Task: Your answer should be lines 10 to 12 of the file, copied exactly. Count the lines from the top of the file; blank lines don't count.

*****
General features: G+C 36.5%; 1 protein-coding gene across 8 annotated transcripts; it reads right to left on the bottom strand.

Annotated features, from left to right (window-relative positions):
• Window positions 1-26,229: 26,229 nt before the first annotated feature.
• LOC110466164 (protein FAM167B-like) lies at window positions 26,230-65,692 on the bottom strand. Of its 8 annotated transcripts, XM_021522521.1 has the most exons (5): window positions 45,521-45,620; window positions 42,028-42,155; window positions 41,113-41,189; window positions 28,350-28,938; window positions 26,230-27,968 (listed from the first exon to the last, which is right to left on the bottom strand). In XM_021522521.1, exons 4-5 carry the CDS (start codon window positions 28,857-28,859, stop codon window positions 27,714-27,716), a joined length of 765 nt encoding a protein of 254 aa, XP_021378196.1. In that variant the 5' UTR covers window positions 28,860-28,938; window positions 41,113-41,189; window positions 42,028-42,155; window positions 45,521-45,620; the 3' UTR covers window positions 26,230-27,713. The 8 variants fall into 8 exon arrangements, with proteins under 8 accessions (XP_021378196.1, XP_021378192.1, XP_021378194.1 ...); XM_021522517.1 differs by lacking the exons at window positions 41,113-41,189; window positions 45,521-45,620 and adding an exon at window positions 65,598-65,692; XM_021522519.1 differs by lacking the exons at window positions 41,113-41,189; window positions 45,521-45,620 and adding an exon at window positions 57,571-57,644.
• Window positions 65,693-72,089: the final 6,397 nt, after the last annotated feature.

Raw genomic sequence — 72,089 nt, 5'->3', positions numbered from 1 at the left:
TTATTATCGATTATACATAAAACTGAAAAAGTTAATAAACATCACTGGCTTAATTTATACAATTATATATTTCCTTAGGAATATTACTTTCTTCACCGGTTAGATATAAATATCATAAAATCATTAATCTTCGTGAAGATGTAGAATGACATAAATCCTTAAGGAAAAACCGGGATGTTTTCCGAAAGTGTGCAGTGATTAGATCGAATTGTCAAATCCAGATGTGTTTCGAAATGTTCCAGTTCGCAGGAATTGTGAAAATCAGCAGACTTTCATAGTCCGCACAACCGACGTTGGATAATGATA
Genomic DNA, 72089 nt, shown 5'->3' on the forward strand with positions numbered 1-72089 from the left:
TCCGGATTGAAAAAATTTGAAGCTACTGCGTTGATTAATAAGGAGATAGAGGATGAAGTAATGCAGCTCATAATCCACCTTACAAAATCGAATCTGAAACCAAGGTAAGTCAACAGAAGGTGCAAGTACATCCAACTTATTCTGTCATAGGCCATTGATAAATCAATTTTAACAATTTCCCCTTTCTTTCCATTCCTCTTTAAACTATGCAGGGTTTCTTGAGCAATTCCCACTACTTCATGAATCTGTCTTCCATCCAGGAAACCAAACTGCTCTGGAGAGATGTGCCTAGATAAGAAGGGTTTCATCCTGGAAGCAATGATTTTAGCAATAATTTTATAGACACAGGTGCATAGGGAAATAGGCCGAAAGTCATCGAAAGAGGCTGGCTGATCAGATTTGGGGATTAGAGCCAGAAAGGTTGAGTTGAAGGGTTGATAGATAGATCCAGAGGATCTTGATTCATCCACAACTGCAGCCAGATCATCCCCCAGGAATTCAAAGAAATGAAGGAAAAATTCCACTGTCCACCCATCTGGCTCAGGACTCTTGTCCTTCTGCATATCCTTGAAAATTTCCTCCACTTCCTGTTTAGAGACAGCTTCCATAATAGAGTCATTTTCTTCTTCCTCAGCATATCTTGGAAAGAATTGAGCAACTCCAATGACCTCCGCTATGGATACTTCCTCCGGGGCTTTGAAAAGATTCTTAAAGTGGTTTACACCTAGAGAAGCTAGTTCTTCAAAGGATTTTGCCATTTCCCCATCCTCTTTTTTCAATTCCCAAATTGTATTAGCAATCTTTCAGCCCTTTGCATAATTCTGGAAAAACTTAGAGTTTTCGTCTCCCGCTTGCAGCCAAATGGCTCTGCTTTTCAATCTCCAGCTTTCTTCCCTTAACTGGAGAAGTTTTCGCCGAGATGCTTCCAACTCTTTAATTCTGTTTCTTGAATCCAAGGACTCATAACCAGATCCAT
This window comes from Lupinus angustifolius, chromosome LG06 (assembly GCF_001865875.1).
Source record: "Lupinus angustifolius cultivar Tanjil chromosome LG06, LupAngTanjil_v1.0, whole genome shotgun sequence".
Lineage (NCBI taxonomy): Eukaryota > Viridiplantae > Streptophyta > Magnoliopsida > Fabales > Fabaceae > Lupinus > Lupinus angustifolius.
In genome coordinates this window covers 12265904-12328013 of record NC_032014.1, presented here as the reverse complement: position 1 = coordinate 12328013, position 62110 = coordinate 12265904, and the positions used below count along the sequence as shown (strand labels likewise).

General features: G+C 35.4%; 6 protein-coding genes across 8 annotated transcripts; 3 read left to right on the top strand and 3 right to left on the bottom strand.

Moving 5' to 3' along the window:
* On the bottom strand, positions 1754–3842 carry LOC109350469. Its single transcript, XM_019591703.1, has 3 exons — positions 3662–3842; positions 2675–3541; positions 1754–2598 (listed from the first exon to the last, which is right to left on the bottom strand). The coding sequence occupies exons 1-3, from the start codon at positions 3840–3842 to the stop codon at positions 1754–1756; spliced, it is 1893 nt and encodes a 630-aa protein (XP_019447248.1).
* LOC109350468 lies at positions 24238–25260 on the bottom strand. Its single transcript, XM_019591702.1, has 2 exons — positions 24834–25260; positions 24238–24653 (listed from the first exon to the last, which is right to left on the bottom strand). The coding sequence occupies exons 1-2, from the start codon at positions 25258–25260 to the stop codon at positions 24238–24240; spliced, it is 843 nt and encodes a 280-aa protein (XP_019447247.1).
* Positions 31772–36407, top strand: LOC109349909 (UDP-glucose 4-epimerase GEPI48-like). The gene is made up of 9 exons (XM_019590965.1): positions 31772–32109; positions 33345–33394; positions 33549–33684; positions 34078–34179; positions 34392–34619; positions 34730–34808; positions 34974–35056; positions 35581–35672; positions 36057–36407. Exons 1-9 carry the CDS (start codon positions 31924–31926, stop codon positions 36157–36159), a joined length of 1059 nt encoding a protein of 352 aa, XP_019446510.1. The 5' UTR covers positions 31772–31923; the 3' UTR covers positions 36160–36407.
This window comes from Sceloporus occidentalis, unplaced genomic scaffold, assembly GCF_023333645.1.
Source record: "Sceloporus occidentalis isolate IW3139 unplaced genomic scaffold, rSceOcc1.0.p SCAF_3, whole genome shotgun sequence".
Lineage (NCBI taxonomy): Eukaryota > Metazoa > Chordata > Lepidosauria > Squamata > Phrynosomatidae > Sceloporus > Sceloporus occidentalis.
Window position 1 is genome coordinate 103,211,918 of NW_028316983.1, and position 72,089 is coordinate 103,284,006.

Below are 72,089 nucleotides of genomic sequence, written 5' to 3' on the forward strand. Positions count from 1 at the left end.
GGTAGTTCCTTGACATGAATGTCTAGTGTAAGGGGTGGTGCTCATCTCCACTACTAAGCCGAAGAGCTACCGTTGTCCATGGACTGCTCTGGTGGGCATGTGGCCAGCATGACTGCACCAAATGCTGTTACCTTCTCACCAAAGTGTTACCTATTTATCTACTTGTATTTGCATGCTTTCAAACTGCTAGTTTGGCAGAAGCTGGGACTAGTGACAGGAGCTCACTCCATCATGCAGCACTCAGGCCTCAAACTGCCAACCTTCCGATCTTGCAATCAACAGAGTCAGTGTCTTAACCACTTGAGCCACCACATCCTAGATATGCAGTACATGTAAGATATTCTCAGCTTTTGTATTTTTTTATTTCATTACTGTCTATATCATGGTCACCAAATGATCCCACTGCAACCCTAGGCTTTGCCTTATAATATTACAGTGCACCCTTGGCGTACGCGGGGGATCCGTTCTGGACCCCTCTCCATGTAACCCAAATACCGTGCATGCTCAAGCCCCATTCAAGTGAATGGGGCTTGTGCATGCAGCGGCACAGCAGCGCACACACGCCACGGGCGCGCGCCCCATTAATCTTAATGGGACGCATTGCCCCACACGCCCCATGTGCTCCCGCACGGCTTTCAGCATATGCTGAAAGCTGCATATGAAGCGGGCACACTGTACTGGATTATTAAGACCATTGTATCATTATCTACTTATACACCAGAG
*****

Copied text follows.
This window comes from Lupinus angustifolius, chromosome LG06 (assembly GCF_001865875.1).
Source record: "Lupinus angustifolius cultivar Tanjil chromosome LG06, LupAngTanjil_v1.0, whole genome shotgun sequence".
Lineage (NCBI taxonomy): Eukaryota > Viridiplantae > Streptophyta > Magnoliopsida > Fabales > Fabaceae > Lupinus > Lupinus angustifolius.